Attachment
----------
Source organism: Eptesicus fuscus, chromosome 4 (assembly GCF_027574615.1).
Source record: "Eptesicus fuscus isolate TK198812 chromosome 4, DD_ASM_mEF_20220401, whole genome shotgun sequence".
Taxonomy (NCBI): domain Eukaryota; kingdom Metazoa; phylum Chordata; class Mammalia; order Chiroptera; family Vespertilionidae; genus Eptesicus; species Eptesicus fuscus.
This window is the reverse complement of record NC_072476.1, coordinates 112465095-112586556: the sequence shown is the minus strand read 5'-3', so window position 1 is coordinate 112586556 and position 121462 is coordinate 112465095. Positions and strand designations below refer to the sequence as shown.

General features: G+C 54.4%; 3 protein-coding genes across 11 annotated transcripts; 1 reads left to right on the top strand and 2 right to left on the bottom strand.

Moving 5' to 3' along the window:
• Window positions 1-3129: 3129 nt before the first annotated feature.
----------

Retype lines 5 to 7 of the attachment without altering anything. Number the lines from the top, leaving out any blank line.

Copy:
General features: G+C 54.4%; 3 protein-coding genes across 11 annotated transcripts; 1 reads left to right on the top strand and 2 right to left on the bottom strand.

Moving 5' to 3' along the window:
• Window positions 1-3129: 3129 nt before the first annotated feature.